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Info On channel Inlay


#1

Does anyone know where to point me for (Websites,
printed media) on doing channel inlay with crushed stone? I am
bored and would like to play around with it.


#2

Try Silver Streak. 602-894 9628


#3

Good Morning, Sandy:

You can also mix china painting pigments with epoxy which gives
you a fairly wide range of colors. Tempera might work too.

Gayle


#4

Hi Sandy,

I can’t point you to any resources, but I can give you some tips
based on personal experience. First, use the commercially
crushed material. In several attempts, I have not been able to
develop a crushed material with the fineness and uniformity
required. The technique I used originally was to fill the cavity
with stone, then drip the (non-yellowing) epoxy over it. This
was problematic, as the epoxy was not viscous enough to penetrate
effectively, and tended to pull the material out of the cavity.
I then stated mixing the crushed stone into the epoxy then kind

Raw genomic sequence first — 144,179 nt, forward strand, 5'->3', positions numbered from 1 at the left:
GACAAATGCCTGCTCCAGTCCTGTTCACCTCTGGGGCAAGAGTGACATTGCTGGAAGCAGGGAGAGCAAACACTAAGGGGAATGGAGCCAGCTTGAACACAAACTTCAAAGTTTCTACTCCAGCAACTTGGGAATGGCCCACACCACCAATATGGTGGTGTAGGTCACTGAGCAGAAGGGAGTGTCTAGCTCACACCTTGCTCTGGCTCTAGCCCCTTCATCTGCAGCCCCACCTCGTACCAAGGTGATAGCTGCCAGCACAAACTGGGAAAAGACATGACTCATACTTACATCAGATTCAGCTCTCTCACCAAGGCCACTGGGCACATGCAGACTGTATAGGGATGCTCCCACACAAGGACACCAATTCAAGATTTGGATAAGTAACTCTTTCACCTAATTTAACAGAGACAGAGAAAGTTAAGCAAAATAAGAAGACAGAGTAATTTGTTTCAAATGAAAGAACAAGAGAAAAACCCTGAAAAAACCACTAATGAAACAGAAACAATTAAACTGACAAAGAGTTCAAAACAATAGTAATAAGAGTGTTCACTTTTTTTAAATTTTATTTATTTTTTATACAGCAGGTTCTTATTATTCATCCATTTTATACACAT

of spooning it in with a spatula. A little gentle warming with
a light bulb seems to help it settle a bit and release trapped
air bubbles.

After it’s thoroughly hardened (24 hrs. or more), rough grind
with water, with lapidary tools, to bring the surface of the
inlaid material flush with the metal. Then continue to sand/fine
grind and polish, as you would any lapidary project.

I’ve generally used castings with cavities for inlay, but it is
possible to fabricate your own settings… although that’s
usually reserved for channel inlay using solid pieces of stone.
It’s kind of like setting up cloisons for cloisonnTheta, but you have
to solder the joint of the channels where they meet. If you want
additional about that, let me know. I have a
pamphlet put together by the Tims brothers, who are pretty well
known for their solid stone channel inlay.

As a side note, I have a project on a “back burner” of my bench
where I inlaid crushed stone into an overlaid piece of silver
work. I pierced a rose and leaf design into a relatively thick
piece of silver, then sweat soldered it onto a thinner plate. I
filled the rose areas with crushed coral, and the leaf with
crushed malachite. I haven’t yet done any grinding… but this
was a new approach for me. I’m on hold with this project until I
build a new bench for some lapidary equipment I bought last
summer.

I hope this help… let me know if you have additional
questions!

Dave Sebaste
Sebaste Studio
Charlotte, NC